Sand mining was the largest industry to ever take place on the island and after thirty years of stopping and starting the Barbuda Council tried to finally bring an end to the industry by Council resolution in early April 2012. In spite of this, it is continued to date by various Council leaders who view it as a lucrative income regardless of the environmental damage caused. But this pales into comparison with the period between 1983 and 1993 when the most serious exploitation of Barbuda's natural resource by the Antigua government took place. Started by an American investor Dave Strickland who built the Sandman House on River beach, the sand business grossed over EC$218 million in total, but Barbudans saw few benefits of this as it went into the pockets of the partners in the sand mining business - three Antigua Government ministers and the late Bruce Rappaport, owner of the now defunct Swiss-American bank.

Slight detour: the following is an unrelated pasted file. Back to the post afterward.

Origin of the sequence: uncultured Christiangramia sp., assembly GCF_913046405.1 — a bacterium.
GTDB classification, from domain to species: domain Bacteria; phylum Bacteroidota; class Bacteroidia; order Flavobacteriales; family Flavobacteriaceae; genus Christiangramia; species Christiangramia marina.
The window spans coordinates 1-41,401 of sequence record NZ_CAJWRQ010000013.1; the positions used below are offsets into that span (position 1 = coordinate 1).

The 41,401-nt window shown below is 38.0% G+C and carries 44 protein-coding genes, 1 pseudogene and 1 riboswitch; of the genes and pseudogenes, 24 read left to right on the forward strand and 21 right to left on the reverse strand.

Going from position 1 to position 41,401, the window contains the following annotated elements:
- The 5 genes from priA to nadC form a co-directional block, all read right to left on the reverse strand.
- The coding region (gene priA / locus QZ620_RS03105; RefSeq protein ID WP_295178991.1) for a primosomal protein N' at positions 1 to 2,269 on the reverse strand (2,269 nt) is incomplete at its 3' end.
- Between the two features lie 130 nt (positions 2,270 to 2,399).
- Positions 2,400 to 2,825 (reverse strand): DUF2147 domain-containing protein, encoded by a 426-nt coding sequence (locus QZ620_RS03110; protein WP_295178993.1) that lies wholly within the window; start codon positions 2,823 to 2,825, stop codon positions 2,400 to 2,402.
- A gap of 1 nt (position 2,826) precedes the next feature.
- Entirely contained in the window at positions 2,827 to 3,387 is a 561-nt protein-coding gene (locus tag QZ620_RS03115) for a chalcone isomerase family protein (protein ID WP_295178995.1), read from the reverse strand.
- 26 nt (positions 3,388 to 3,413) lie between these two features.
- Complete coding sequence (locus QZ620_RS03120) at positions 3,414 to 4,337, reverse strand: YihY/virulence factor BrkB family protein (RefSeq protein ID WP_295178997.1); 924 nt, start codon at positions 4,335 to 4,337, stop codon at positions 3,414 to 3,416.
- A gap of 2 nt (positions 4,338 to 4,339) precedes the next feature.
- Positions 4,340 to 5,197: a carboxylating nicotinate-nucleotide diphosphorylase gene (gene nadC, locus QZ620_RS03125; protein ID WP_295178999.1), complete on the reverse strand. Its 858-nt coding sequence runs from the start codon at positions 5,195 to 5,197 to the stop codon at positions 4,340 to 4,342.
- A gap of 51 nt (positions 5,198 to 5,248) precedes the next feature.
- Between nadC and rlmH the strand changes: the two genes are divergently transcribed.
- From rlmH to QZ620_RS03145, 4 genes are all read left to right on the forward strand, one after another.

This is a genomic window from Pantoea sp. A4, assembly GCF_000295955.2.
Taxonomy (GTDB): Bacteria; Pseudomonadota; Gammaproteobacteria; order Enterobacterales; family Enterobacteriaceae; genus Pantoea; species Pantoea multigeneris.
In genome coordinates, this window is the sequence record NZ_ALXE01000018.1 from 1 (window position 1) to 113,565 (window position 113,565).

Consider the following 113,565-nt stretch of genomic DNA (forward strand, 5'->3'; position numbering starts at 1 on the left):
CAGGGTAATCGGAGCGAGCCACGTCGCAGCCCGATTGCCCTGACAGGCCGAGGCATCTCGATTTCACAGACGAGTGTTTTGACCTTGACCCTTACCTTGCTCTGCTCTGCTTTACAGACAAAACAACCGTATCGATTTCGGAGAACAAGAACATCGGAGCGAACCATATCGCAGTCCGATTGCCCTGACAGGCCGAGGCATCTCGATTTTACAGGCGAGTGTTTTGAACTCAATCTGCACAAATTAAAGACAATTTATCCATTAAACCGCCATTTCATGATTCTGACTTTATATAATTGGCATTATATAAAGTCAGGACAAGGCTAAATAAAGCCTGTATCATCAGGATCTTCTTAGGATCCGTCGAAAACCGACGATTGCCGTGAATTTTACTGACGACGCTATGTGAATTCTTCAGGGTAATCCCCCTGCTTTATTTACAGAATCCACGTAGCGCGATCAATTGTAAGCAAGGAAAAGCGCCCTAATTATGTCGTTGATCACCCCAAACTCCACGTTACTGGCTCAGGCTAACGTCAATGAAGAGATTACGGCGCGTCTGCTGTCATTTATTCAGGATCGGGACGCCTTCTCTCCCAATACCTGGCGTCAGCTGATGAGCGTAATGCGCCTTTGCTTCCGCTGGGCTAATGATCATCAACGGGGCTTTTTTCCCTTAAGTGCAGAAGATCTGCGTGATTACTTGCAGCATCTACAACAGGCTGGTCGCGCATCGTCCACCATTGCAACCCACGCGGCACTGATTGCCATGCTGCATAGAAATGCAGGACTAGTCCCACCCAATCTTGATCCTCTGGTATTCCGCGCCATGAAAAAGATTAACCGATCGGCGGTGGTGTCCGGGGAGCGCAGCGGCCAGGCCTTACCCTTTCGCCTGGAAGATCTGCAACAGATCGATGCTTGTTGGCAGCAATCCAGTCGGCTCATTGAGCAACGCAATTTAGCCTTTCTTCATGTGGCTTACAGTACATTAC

The industry was the cause of much bitterness and enmity between the then Antiguan (Lester Bird) Government, the Barbuda Council and the majority of the people of Barbuda who received nothing from the sale of sand (see JLN or search for previous news stories from our archive pages, and view pictures of the damage done by the sand-mining). During the height of the mining a road was built and tarmaced on one side only for the trucks to take sand as fast as possible - at a time when Barbuda had no other surfaced roads - such was the hurry to ship as much as possible off the island for maximum profit in Antigua. Litigation to prevent this exploitation was in the High Courts for over ten years and resulted in three members of Antigua Aggregates and Sandco Ltd (the companies responsible for mining the sand) being jailed for one month, but then saved from prison by a last minute 'pardon'. It was a dark period in post independence Barbuda and has resulted in widespread environmental damage with no lasting benefits at all for the population.